A federal judge in California has rejected a proposed settlement between Uber Technologies and drivers in Massachusetts and California, in lawsuits that claimed that they should be classified as employees with full benefits rather than as independent contractors.
The ride-hailing company has insisted that its model, based around freelance contractors over whom it says it has minimal control, gives drivers flexibility to choose when to work and be their own bosses. Recognizing the drivers as employees would require the ride-hailing company to pay them benefits, which would push up its cost of operation.
The rejection of the settlement in the class-action suit could hence have a potential fallout on the entire on-demand economy, which depends to a great extent on using contract workers rather than employees. For now, the settlement seems to be stuck over the amount, including the payout under a California labor law. The parties have been asked to hammer out a way to proceed with the case and submit it to the court next month.
On Thursday, District Judge Edward Chen of the U.S. District Court for the Northern District of California, ruled that the settlement “as a whole is not fair, adequate, and reasonable.” The vast majority of class members are slated to receive less than US$100 each from the settlement, Judge Chen noted. The settlement amount added up to only about 10 percent of the $854 million claims by the drivers, covering expense reimbursement, overtime and tips.
The proposed settlement, announced in April, would have given the drivers in the class-action suit a $84 million payment, which could see a top up by $16 million depending on Uber’s valuation if it goes public.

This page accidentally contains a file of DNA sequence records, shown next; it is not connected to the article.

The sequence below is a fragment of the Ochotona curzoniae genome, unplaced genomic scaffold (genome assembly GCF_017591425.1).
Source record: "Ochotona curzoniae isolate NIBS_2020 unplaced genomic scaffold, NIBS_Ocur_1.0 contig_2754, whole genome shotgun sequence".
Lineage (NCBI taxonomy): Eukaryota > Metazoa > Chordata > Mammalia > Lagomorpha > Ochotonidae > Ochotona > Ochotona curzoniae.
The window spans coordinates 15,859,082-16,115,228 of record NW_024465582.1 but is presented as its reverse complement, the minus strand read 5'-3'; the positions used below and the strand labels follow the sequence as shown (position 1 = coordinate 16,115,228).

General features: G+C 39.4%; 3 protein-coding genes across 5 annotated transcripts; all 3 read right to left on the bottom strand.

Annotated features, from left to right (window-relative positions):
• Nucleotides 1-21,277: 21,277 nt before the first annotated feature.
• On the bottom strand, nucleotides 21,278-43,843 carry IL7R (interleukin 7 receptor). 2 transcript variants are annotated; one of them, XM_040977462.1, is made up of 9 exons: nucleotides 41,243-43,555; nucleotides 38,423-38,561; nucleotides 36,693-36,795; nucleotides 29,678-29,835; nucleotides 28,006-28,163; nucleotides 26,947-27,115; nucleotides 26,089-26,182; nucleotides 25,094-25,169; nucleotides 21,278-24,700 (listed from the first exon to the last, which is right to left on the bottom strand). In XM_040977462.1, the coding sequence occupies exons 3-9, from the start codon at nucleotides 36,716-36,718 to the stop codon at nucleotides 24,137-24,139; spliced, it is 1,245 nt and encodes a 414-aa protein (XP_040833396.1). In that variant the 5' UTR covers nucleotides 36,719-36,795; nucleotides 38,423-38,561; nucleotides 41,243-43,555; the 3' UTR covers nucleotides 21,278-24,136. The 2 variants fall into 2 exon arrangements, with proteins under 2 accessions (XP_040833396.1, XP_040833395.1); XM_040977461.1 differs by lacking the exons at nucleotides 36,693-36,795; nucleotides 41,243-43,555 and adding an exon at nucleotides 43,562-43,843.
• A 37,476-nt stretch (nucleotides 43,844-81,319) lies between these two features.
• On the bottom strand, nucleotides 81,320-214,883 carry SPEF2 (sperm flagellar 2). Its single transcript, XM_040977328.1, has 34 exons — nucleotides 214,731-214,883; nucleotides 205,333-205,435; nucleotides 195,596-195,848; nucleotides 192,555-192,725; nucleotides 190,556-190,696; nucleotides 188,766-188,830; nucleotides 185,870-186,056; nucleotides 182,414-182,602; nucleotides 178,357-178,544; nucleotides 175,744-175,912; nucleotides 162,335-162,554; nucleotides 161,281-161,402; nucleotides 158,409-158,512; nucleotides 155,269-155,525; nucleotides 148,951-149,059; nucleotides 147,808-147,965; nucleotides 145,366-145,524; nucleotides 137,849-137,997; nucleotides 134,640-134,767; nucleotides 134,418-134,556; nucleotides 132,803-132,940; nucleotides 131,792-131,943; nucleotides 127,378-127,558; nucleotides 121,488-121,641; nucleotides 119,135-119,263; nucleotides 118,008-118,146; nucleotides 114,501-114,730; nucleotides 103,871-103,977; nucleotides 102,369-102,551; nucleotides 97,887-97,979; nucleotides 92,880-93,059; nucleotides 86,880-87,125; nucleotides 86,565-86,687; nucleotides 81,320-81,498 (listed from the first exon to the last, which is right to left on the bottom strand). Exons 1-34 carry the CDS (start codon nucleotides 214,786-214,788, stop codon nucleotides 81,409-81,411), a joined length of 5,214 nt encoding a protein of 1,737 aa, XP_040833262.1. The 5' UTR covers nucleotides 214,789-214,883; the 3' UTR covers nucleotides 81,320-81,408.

Under the settlement, the drivers would continue to be classified as contractors, but it also proposed some non-monetary benefits to the drivers including conditions that Uber would not be able to deactivate drivers at will, and drivers would not be subject to deactivation for low acceptance rates.
Uber would also collaborate with the drivers over the creation and funding of a driver association as a means of “opening a dialogue between Uber and Drivers.” Judge Chen, however, said that much of the non-monetary relief was “not as valuable as the parties suggest, limiting their worth in considering the amount being offered in settlement.”
The proposed settlement was opposed both by individuals and attorneys representing drivers in other California cases, Judge Chen said.
Uber did not immediately comment on the judge’s decision.
The company has the option to negotiate a new settlement or to continue to question in an appeals court a decision by the District Court that arbitration clauses signed by the drivers are not enforceable. A decision in the company’s favor by the appeals court “could substantially decrease the class from approximately 240,000 drivers to 8,000 drivers, dramatically lowering any class monetary recovery that Plaintiffs might obtain through the class action,” Judge Chen wrote, while listing the risks for the drivers.
The fundamental question of whether Uber drivers are employees or independent contractors is also not a simple one, Judge Chen observed in his order. “Should the issue of employee versus independent contractor status proceed to trial, it would be up to the jury to make the ultimate determination, the outcome of which cannot be predicted with any certainty,” he added. Uber has also threatened to take the case up to the Supreme Court.